Those are individuals, not the company, and out of all the voices out there, they are a minority. You cannot judge the whole company on specific individuals, and teams cannot use the excuse Microsoft is really many companies. That is certainly true, but completely irrelevant to external agents when judging how the company deals with OSS.
Three words, transparency, transparency, transparency.
When you have an idea for a product, and there are existing Open-Source projects out there that have adoption and could really help the resources of a big vendor, try and justify the choice.
If you’re going to rebuild, take the phone, call the leader, explain your plans, and don’t be a douche about it (aka telling someone “we realize we are stepping on toes here but we’re big so it’ll happen” is not particularly a great way to deliver the news). Chances are, they’ll probably understand the reasoning. ISVs have had that communication channel from Microsoft for years, and get to know about competing products way in advance, but it’s not the case for OSS projects.
Be open about the process afterwards too. The policy of not mentioning anyone, or pretending you cannot look at existing projects at all in public, would make anyone think you have something to hide. It probably is against some corporate policy somewhere, but make that change, you did do it about the no-OSS policy.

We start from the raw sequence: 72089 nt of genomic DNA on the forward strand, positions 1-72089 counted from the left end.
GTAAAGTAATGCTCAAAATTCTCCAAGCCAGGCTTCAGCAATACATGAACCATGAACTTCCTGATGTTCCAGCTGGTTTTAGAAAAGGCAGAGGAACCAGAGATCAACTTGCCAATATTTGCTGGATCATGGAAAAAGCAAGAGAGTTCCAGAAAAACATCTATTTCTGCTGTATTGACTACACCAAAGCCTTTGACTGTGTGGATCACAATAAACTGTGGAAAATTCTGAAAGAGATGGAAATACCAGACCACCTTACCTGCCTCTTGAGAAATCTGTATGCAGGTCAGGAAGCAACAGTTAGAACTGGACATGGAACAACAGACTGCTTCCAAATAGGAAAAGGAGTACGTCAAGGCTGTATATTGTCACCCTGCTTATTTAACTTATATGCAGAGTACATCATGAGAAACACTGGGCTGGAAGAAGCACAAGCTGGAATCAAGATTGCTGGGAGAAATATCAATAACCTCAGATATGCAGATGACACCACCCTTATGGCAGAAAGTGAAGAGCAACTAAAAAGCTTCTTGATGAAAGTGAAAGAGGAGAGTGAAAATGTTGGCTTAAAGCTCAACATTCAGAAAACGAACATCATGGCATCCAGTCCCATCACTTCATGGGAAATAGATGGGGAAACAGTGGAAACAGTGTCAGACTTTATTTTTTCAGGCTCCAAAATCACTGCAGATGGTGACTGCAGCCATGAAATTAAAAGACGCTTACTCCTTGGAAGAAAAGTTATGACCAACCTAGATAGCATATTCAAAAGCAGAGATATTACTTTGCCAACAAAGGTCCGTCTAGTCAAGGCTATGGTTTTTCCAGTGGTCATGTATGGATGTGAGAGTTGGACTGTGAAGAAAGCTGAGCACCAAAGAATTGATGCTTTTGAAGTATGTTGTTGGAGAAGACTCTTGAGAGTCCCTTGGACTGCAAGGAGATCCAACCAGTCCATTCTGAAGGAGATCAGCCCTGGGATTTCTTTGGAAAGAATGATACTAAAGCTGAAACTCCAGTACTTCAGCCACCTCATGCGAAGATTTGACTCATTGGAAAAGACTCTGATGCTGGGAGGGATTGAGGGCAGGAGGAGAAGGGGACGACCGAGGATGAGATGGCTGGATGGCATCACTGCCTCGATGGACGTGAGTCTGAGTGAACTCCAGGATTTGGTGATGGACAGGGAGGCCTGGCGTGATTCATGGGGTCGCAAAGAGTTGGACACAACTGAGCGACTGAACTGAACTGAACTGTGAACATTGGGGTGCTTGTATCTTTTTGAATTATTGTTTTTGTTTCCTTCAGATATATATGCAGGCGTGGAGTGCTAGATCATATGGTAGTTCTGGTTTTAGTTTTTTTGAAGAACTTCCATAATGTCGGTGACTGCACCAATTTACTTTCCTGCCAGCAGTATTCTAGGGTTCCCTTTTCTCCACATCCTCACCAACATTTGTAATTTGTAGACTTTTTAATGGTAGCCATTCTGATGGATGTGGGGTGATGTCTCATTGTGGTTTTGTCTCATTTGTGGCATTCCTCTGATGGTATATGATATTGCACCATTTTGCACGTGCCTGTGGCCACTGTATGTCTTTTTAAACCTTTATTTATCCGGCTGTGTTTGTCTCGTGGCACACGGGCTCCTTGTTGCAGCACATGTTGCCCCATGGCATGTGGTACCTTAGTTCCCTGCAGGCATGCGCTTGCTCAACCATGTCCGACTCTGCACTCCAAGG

And finally, value the people on your platform, the loud mouths like me and the small guys that abandon their projects because you started yours. We are on your platform because we like it, and we want to make it better. And maybe if you’re going to step on people’s toes, try to find a band aid for them to sweeten the blow, and find a way to collaborate on something else with them. Don’t lose the people that have been developing the ideas you’re going to be building on, it’s not good business.
If these things had happened in the last few years, I wouldn’t distrust Microsoft-the-company as much as I do now. But the bridges that are being built by bright individuals inside the company do go in the right direction.
Is that going to be enough? I sincerely don’t know, but until we’re there, I’ll continue shouting at the top of my voice for Microsoft to become the business partner my OSS projects wants to be dealing with.
It’s called tough love, silly.
[Edit: added an additional paragraph to project competition]
[Edit 2: added a bit on the json.net choice]